“I actually believe interim is a really great resource for other tribal leaders if they find themselves in a position where they have all these businesses and they don’t have someone to take the reins,” said Chief Doug Lankford of the Miami Tribe.
To sustain financial growth and security, it is imperative that the tribe’s numerous stakeholders are reassured, legal infrastructure is in place, governance is stable, proper policies are developed, and collaboration between Native American small businesses is strong. For MNE, an interim CEO with a background in private equity funds and driving business growth across a range of portfolio companies developed and implemented a long-term strategic plan that is sustainable.
An Interim CEO Helps Regional Collaboration Between Tribes While Forming Strategic Partnerships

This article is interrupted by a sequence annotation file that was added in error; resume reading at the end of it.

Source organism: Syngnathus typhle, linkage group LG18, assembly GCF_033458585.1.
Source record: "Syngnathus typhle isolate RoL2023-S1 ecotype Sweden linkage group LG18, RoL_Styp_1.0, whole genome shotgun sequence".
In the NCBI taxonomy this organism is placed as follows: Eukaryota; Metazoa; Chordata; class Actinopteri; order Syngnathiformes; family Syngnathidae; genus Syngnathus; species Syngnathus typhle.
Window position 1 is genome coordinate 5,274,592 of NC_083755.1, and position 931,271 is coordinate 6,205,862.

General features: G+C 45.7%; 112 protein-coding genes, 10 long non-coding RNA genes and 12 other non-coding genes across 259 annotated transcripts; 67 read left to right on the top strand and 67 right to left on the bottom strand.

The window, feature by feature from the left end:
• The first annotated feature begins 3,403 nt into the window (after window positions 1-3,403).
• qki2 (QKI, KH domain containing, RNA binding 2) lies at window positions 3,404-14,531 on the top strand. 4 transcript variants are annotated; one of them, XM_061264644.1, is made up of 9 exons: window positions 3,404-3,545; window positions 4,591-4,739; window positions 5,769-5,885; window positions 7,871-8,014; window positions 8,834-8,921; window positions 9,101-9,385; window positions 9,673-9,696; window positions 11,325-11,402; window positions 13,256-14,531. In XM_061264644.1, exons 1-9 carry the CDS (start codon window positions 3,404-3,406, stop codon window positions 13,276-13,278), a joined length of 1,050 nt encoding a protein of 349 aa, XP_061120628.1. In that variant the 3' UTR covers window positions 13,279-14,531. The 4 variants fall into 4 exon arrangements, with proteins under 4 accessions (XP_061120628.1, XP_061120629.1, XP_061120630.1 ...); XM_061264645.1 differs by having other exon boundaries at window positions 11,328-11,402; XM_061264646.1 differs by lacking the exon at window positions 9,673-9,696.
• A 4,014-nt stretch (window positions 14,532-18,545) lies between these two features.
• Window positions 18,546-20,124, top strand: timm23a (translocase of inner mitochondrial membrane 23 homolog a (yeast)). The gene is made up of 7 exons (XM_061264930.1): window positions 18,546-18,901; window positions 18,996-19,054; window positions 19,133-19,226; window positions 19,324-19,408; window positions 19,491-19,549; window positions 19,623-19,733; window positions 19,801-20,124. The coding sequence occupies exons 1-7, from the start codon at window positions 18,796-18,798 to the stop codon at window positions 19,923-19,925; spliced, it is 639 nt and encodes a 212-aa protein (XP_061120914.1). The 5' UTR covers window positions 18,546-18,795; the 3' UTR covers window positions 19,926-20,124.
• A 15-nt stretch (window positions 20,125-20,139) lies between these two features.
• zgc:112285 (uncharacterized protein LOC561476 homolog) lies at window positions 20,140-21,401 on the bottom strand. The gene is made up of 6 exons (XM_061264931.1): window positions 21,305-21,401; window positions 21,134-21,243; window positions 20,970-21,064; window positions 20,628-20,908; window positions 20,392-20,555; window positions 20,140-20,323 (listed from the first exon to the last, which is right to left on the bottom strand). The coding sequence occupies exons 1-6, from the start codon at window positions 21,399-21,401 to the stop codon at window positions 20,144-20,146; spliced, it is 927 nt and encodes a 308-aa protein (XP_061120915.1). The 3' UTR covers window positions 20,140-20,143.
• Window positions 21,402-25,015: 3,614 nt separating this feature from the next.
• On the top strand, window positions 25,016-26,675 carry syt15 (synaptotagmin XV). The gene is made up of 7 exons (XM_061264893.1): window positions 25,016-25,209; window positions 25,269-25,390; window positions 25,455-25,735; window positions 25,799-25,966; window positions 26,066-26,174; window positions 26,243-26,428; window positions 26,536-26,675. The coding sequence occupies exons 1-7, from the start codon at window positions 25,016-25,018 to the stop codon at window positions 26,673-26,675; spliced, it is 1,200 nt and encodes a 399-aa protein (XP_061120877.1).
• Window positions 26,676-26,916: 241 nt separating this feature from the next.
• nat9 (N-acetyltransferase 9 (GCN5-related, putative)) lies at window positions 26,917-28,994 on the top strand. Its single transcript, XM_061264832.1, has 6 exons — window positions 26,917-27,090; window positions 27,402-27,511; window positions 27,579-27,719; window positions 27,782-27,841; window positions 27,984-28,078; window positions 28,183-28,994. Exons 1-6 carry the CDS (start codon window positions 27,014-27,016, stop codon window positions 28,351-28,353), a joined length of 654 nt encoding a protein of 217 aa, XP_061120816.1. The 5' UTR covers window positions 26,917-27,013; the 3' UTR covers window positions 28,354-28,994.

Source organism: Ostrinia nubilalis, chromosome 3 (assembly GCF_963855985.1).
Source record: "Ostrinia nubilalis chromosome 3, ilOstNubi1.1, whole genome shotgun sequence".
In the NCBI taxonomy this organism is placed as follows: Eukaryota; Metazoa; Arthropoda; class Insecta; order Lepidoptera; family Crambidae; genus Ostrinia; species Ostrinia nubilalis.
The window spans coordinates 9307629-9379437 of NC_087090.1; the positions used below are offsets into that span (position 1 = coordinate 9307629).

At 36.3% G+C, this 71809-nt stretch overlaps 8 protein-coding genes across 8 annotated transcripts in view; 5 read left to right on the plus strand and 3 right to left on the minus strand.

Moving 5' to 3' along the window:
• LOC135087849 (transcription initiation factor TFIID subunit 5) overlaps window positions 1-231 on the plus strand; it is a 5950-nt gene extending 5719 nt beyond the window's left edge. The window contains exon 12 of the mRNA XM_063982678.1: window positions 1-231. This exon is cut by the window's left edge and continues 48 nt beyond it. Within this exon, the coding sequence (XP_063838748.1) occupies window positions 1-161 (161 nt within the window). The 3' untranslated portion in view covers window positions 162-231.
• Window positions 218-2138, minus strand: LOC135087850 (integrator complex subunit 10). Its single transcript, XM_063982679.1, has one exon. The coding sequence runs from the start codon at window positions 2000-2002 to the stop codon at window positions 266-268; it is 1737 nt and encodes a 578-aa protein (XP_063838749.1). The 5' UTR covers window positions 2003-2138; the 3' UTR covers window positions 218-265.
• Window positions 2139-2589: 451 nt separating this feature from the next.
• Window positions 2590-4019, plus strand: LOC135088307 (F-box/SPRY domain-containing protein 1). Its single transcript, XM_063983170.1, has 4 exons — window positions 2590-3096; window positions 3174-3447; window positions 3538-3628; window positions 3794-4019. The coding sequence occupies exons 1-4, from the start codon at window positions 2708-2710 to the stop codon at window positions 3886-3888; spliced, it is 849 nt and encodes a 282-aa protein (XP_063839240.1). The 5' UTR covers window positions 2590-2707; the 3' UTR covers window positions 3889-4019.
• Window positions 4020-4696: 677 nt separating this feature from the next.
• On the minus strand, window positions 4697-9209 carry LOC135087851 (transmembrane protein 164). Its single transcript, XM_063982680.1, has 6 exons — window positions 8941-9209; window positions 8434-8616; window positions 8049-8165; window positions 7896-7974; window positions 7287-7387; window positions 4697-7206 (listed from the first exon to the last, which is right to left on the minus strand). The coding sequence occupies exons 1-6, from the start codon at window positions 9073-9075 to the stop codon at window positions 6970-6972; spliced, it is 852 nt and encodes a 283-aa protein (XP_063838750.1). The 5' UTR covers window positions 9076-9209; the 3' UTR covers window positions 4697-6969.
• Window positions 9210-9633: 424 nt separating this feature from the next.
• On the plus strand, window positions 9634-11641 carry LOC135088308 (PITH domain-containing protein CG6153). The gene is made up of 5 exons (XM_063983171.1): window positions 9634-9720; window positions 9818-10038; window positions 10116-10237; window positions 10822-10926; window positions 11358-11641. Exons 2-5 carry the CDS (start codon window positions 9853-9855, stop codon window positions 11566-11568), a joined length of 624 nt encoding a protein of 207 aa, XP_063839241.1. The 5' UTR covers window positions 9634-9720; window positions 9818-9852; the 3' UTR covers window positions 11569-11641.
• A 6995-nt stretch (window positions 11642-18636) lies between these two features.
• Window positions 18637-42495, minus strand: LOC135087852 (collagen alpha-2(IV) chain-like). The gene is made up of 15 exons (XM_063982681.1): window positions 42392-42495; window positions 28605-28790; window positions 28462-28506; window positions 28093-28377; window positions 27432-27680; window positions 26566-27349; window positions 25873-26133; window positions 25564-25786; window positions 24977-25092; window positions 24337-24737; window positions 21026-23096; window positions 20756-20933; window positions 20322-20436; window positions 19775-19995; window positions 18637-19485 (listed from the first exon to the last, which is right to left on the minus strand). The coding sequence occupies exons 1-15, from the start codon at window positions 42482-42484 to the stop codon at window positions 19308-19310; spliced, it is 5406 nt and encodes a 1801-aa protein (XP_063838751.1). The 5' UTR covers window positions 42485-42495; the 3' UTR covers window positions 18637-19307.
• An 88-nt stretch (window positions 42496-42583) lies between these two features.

Interim executives also bring years of experience and wisdom that can help cultivate strong tribal regional collaboration and forge new partnerships between tribes and other entities. InterimExecs matched an Alaska Native Corporation with an Interim CEO who is forging relationships with organizations that can focus on 8(a) business development and other federal programs and opportunities. Through strategic collaboration on Native American business grants, fund development, business partnerships, and marketing programs, Native American companies and tribes are well-positioned for economic prosperity, and overall support of the tribe and community.
Tribal governments and their communities must maneuver through unique challenges to economic development, but a seasoned interim executive can strategically roadmap a path to success, and execute with speed. Whether an interim CEO improves profitability, an interim CFO establishes best financial practices, or an interim COO drives operational excellence, tribes benefit by becoming more economically stable for the long haul with the confidence that their cultural heritage and Native American communities will benefit today and for future generations.